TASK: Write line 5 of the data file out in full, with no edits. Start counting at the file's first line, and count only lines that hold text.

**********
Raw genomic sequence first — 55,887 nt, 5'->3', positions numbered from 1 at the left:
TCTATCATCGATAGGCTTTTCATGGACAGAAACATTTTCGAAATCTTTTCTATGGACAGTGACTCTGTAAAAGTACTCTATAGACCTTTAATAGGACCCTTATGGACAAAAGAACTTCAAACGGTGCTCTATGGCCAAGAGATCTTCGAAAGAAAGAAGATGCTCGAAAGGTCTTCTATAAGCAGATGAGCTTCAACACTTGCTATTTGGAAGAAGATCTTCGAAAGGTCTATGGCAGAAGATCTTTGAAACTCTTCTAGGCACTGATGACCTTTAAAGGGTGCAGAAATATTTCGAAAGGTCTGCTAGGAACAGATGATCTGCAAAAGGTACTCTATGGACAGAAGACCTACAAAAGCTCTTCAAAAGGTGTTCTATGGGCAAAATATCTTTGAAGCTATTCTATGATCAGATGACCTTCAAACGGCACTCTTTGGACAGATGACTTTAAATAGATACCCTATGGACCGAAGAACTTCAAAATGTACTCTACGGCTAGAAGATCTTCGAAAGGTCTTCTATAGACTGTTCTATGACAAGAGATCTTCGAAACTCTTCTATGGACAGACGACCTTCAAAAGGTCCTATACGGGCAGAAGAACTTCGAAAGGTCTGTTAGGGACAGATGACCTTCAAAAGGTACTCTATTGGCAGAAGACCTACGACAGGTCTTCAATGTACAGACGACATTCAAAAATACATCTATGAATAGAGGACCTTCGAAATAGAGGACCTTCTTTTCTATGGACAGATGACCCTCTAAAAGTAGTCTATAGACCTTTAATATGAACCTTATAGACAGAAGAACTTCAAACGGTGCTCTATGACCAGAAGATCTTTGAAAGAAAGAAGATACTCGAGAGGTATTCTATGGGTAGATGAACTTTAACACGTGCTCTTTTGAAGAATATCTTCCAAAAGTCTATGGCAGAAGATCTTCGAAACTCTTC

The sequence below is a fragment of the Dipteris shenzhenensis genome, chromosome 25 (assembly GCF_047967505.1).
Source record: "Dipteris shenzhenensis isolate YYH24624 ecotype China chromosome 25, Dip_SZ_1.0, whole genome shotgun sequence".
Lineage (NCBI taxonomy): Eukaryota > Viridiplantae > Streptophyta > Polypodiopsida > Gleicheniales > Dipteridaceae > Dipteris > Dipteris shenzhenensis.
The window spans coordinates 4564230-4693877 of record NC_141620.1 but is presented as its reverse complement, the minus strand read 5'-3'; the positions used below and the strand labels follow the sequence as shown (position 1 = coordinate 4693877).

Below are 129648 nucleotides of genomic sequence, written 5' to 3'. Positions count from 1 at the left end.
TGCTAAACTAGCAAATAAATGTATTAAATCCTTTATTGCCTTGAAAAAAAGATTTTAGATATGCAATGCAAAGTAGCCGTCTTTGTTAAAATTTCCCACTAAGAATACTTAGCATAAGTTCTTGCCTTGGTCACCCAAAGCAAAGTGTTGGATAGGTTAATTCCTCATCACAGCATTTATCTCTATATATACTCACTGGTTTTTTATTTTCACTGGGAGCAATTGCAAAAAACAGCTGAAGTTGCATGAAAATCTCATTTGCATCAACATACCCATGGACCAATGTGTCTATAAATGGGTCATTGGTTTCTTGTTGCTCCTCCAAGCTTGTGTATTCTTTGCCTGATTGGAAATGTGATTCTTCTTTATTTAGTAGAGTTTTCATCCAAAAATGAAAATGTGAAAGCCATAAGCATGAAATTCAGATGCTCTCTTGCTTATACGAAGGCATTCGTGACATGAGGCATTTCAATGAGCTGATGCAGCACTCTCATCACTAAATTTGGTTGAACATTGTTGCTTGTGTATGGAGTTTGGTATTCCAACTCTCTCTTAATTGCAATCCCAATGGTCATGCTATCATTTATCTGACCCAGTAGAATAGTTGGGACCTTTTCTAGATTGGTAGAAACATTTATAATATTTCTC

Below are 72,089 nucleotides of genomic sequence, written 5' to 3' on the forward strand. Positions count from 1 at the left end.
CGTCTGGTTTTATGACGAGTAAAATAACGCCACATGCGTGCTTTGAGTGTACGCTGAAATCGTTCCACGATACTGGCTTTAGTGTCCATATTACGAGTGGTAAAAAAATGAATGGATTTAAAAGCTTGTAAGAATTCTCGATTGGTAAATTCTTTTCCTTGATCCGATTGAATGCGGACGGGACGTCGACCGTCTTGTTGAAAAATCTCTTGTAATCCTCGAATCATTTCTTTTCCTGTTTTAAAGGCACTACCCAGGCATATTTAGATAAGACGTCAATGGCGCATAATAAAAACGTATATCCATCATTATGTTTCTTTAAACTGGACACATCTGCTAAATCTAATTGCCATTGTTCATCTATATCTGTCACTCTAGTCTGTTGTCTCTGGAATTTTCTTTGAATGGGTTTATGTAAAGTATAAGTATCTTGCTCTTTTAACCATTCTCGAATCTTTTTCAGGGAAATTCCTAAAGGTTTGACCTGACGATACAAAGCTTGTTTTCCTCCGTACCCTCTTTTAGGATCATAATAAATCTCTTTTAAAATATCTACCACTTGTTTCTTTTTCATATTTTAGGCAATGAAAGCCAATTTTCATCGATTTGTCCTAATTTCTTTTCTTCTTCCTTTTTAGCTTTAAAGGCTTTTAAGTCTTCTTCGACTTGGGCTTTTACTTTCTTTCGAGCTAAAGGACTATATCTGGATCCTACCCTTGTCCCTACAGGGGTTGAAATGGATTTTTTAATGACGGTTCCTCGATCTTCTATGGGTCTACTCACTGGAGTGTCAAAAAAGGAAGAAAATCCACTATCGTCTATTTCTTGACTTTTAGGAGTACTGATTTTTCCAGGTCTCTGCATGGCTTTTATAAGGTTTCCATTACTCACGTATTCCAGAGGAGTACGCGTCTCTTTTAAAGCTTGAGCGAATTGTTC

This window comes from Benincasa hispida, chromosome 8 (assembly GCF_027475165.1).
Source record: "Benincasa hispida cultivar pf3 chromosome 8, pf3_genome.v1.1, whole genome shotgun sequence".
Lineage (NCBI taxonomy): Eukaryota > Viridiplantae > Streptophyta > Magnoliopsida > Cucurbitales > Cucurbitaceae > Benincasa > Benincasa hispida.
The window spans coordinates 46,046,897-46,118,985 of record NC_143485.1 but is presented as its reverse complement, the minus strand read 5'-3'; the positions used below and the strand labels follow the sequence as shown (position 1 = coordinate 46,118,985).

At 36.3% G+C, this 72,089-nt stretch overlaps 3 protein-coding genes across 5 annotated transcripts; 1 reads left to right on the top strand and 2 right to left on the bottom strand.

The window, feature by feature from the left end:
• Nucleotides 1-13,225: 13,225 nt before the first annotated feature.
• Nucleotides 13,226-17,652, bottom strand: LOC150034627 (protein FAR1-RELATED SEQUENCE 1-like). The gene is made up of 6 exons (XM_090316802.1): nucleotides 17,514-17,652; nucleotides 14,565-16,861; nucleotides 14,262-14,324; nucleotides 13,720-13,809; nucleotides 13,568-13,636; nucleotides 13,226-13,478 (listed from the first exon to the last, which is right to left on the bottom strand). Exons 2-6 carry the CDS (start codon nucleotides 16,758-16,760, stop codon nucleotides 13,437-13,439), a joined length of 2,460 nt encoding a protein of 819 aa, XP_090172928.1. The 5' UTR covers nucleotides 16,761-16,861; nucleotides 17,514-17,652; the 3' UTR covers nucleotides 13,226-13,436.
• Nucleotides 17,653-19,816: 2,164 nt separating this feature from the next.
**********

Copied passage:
Lineage (NCBI taxonomy): Eukaryota > Viridiplantae > Streptophyta > Polypodiopsida > Gleicheniales > Dipteridaceae > Dipteris > Dipteris shenzhenensis.